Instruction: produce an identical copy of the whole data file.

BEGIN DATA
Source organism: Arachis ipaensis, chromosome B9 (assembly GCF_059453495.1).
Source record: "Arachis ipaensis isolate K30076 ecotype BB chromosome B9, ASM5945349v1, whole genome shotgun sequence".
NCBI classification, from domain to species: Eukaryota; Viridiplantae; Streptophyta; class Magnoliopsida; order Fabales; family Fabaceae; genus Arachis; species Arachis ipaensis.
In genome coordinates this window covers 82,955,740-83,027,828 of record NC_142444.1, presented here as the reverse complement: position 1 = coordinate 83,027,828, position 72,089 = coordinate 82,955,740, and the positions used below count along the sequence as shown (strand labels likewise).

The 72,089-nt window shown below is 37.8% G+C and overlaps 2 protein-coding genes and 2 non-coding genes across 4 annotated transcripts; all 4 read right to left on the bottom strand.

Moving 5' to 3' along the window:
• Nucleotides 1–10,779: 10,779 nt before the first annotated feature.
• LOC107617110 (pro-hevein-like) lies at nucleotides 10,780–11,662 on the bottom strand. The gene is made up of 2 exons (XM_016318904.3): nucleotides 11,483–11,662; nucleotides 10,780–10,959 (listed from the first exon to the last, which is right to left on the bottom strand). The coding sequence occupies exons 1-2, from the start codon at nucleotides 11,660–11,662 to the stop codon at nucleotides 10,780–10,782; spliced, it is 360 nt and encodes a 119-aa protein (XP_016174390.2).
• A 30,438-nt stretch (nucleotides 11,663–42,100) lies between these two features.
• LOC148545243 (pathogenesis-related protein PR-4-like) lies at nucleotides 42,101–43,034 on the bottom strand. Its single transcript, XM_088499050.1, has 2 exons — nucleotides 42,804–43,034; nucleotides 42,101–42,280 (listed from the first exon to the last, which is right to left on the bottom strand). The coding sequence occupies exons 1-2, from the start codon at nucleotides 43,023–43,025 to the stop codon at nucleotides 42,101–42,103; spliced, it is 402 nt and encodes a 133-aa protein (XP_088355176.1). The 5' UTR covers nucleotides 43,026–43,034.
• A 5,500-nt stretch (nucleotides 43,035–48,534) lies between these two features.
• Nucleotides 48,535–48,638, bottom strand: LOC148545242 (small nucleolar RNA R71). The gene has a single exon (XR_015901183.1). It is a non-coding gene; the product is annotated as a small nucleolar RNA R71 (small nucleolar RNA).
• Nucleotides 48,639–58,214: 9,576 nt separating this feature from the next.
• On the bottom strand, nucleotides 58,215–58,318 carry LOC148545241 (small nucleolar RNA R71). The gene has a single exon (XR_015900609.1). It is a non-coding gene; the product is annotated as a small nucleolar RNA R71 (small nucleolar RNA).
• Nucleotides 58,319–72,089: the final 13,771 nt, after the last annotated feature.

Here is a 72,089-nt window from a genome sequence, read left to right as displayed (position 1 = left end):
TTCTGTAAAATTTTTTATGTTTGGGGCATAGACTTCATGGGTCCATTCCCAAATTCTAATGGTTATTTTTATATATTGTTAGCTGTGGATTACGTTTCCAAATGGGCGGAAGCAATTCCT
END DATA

Source organism: Arachis ipaensis, chromosome B9 (assembly GCF_059453495.1).
Source record: "Arachis ipaensis isolate K30076 ecotype BB chromosome B9, ASM5945349v1, whole genome shotgun sequence".
NCBI classification, from domain to species: Eukaryota; Viridiplantae; Streptophyta; class Magnoliopsida; order Fabales; family Fabaceae; genus Arachis; species Arachis ipaensis.
In genome coordinates this window covers 82,955,740-83,027,828 of record NC_142444.1, presented here as the reverse complement: position 1 = coordinate 83,027,828, position 72,089 = coordinate 82,955,740, and the positions used below count along the sequence as shown (strand labels likewise).

The 72,089-nt window shown below is 37.8% G+C and overlaps 2 protein-coding genes and 2 non-coding genes across 4 annotated transcripts; all 4 read right to left on the bottom strand.

Moving 5' to 3' along the window:
• Nucleotides 1–10,779: 10,779 nt before the first annotated feature.
• LOC107617110 (pro-hevein-like) lies at nucleotides 10,780–11,662 on the bottom strand. The gene is made up of 2 exons (XM_016318904.3): nucleotides 11,483–11,662; nucleotides 10,780–10,959 (listed from the first exon to the last, which is right to left on the bottom strand). The coding sequence occupies exons 1-2, from the start codon at nucleotides 11,660–11,662 to the stop codon at nucleotides 10,780–10,782; spliced, it is 360 nt and encodes a 119-aa protein (XP_016174390.2).
• A 30,438-nt stretch (nucleotides 11,663–42,100) lies between these two features.
• LOC148545243 (pathogenesis-related protein PR-4-like) lies at nucleotides 42,101–43,034 on the bottom strand. Its single transcript, XM_088499050.1, has 2 exons — nucleotides 42,804–43,034; nucleotides 42,101–42,280 (listed from the first exon to the last, which is right to left on the bottom strand). The coding sequence occupies exons 1-2, from the start codon at nucleotides 43,023–43,025 to the stop codon at nucleotides 42,101–42,103; spliced, it is 402 nt and encodes a 133-aa protein (XP_088355176.1). The 5' UTR covers nucleotides 43,026–43,034.
• A 5,500-nt stretch (nucleotides 43,035–48,534) lies between these two features.
• Nucleotides 48,535–48,638, bottom strand: LOC148545242 (small nucleolar RNA R71). The gene has a single exon (XR_015901183.1). It is a non-coding gene; the product is annotated as a small nucleolar RNA R71 (small nucleolar RNA).
• Nucleotides 48,639–58,214: 9,576 nt separating this feature from the next.
• On the bottom strand, nucleotides 58,215–58,318 carry LOC148545241 (small nucleolar RNA R71). The gene has a single exon (XR_015900609.1). It is a non-coding gene; the product is annotated as a small nucleolar RNA R71 (small nucleolar RNA).
• Nucleotides 58,319–72,089: the final 13,771 nt, after the last annotated feature.

Here is a 72,089-nt window from a genome sequence, read left to right as displayed (position 1 = left end):
TTCTGTAAAATTTTTTATGTTTGGGGCATAGACTTCATGGGTCCATTCCCAAATTCTAATGGTTATTTTTATATATTGTTAGCTGTGGATTACGTTTCCAAATGGGCGGAAGCAATTCCT